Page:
Monday, October 29, 2012

Refused Announce End Of Reunion

That’s right folks. It was fun while it lasted, but the gentlemen in Refused have decided to call it quits again. I guess they just wanted one last taste of the punk rock lifestyle before returning to whatever adult life they live now. According to Pitchfork, the band’s final show will be in their homeland of Umeí¥, Sweden on December 15. Part of the announcement on their facebook page:

“And now it is coming to a close. It’s been kind to us. And that old punkrock golem ‘The shape of punk to come’ has done good. The hatchet is buried, 1998 is not such a terrible memory for us anymore. We’re going home. And we’re doing it in style.”

You can read the rest of the message here. Hopefully some of you got to see Refused this year. Looks like this may be the final goodbye… unless perhaps they decide to give it another go in 2025!

If you like Refused, then you might also like OurStage’s own Throw The Goat.

More Like This:

Jekyll & Hyde: Rockers And Their Alter Ego Side Projects

It’s always interesting to find out that one of your favorite artists, known for a particular genre, is quite talented in another style of music. Sometimes fans get so used to a person as a specific character fulfilling a familiar role that, at times, it can be a surprise to hear the musician’s alter ego. Often times though, it can be and eye-opening experience, creating crossovers and introducing listeners to a new style of music that they would have otherwise been oblivious to. So, with that in mind, I’d like to acknowledge and pay respect to a few eclectic rockers who have challenged their fanbases with side-projects that are almost polar opposites from their main work. Some you may know, others may surprise you. In the end, you may feel inspired to finally start that pseudo-electronic jazz fusion folk band you’ve been dreaming about for so long. (more…)

Frank Turner's New Hardcore Band Möngöl Hörde Releases Another New Song

British singer-songwriter Frank Turner is fronting a new hardcore band called Mí¶ngí¶l Hí¶rde. They have released a second recording via YouTube called “How The Communists Ruined Christmas.” With a raw, ruthless, “no-shits-given” attitude on these new tracks, the band sounds like a revival of 90s underground hardcore, particularly reminiscent of Refused. In the midst of our constantly changing music industry and the incessant overproduction of rock and roll, Mí¶ngí¶l Hí¶rde might be just what the doctor ordered.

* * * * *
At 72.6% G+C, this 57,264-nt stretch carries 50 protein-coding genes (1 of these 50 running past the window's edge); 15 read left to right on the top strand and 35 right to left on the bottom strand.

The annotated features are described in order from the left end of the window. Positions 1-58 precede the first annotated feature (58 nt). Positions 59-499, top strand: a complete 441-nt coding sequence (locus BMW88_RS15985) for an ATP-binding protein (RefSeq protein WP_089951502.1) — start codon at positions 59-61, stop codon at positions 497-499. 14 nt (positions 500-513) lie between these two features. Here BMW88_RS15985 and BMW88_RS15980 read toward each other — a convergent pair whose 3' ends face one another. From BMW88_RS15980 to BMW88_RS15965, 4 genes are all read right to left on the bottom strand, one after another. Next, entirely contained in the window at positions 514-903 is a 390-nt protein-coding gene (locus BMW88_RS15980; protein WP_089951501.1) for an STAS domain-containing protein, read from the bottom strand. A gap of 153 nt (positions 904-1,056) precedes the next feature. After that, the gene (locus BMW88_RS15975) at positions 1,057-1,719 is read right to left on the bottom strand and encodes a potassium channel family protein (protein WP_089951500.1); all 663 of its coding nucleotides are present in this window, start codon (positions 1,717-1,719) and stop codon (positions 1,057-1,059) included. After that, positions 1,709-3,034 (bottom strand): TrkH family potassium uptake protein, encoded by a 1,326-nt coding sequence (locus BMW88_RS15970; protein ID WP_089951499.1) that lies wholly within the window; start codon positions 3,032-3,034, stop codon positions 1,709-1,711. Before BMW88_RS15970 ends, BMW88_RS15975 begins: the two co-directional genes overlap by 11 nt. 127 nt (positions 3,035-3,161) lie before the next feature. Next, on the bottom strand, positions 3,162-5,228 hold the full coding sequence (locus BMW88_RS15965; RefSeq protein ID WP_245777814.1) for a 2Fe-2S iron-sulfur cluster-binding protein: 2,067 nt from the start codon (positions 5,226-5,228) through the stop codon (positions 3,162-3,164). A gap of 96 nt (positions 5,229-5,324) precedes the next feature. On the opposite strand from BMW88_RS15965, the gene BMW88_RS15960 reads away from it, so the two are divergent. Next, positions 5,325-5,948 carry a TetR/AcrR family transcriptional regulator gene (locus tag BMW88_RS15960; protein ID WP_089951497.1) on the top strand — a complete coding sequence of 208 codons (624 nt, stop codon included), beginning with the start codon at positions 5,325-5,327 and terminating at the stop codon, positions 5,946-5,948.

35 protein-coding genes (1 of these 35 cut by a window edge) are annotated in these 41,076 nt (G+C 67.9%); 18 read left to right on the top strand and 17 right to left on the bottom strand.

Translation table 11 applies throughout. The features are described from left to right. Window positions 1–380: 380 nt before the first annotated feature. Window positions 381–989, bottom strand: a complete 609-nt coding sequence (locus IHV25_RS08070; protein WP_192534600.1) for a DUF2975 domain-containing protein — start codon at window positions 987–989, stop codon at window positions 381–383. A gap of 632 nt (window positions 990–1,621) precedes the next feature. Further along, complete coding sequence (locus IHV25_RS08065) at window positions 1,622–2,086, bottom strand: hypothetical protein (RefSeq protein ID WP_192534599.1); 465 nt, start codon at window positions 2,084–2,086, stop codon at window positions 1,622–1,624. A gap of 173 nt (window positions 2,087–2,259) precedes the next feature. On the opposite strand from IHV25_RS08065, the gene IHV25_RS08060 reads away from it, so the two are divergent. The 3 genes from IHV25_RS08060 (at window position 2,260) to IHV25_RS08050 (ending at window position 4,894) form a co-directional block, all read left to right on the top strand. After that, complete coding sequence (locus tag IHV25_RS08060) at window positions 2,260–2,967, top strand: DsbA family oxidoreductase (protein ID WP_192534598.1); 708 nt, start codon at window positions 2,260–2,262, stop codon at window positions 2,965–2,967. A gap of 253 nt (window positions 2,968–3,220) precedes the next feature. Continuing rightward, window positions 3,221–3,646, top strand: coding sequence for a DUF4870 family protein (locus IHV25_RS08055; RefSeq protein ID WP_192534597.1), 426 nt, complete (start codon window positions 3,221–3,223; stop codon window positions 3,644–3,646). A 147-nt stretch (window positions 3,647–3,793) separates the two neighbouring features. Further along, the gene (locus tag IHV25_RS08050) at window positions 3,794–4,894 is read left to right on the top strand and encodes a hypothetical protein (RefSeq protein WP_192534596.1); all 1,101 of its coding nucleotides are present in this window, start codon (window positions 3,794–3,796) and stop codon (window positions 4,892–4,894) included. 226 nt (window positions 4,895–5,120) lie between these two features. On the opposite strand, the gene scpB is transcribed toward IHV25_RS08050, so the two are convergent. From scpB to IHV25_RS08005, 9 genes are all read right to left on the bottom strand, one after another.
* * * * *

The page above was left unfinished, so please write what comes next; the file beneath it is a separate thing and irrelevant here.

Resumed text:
More Like This:

The Second Coming of Refused

Let’s face it, sometimes the past should stay dead. But when an awesome artist fades from popularity,  fans later wonder, Where are they now?  You may not know it, but many artists you’ve loved in the past are still hard at work writing new albums or preparing to tour again. Fortunately, you now have Second Coming to reintroduce some of your favorite acts of the last few decades and give you the scoop on what you can expect from them in the future.

THEN: It’s fairly common to see a film or a book gain more recognition once the lead actor or author is dead. It’s not as common to see the same thing happen when a musical act breaks up. In 1998, Swedish punk band Refused played their final show to a sparse crowd in a basement in Virginia. In an interview with DrownedInSound.com, guitarist Kristofer Steen remembers: “We were too dazed to feel any sadness at that point. What kept us going for as long as we did was a sense of loyalty to the group that was bordering on the suicidal. The band had been more important than any individual needs for a long time.” Refused had been struggling to stay afloat for quite some time, and this final tour was the nail in their proverbial coffin. Before that, of course, they had released several studio albums: This Just Might Be… the Truth in 1994, Songs to Fan the Flames of Discontent in 1996 and The Shape of Punk to Come in 1998. Shape spawned the anthemic single “New Noise,” but thanks to the band’s breakup a few months after its release, the album was not truly recognized for its contribution to the genre.

(more…)

Tuesday, April 24th, 2012